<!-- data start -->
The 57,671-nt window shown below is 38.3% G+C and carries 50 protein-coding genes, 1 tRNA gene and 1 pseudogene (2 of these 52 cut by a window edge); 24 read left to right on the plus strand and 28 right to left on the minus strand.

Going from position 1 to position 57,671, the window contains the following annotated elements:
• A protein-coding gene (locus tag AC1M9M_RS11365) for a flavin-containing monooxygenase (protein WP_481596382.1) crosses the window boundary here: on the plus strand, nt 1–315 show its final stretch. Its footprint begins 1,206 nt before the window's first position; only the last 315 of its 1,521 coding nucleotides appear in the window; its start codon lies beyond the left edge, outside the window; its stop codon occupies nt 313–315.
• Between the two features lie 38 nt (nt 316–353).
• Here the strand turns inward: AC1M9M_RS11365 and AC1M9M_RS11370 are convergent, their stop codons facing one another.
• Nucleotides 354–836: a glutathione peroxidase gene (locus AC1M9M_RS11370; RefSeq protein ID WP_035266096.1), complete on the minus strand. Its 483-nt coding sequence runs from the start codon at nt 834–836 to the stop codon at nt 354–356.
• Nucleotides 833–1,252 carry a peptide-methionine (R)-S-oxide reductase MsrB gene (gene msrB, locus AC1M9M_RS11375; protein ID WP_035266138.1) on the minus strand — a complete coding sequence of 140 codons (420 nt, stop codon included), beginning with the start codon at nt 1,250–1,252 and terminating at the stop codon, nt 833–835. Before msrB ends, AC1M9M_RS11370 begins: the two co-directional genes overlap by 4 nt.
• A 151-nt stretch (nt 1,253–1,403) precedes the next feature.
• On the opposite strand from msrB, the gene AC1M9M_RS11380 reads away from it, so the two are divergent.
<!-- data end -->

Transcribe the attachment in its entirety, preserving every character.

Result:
The 57,671-nt window shown below is 38.3% G+C and carries 50 protein-coding genes, 1 tRNA gene and 1 pseudogene (2 of these 52 cut by a window edge); 24 read left to right on the plus strand and 28 right to left on the minus strand.

Going from position 1 to position 57,671, the window contains the following annotated elements:
• A protein-coding gene (locus tag AC1M9M_RS11365) for a flavin-containing monooxygenase (protein WP_481596382.1) crosses the window boundary here: on the plus strand, nt 1–315 show its final stretch. Its footprint begins 1,206 nt before the window's first position; only the last 315 of its 1,521 coding nucleotides appear in the window; its start codon lies beyond the left edge, outside the window; its stop codon occupies nt 313–315.
• Between the two features lie 38 nt (nt 316–353).
• Here the strand turns inward: AC1M9M_RS11365 and AC1M9M_RS11370 are convergent, their stop codons facing one another.
• Nucleotides 354–836: a glutathione peroxidase gene (locus AC1M9M_RS11370; RefSeq protein ID WP_035266096.1), complete on the minus strand. Its 483-nt coding sequence runs from the start codon at nt 834–836 to the stop codon at nt 354–356.
• Nucleotides 833–1,252 carry a peptide-methionine (R)-S-oxide reductase MsrB gene (gene msrB, locus AC1M9M_RS11375; protein ID WP_035266138.1) on the minus strand — a complete coding sequence of 140 codons (420 nt, stop codon included), beginning with the start codon at nt 1,250–1,252 and terminating at the stop codon, nt 833–835. Before msrB ends, AC1M9M_RS11370 begins: the two co-directional genes overlap by 4 nt.
• A 151-nt stretch (nt 1,253–1,403) precedes the next feature.
• On the opposite strand from msrB, the gene AC1M9M_RS11380 reads away from it, so the two are divergent.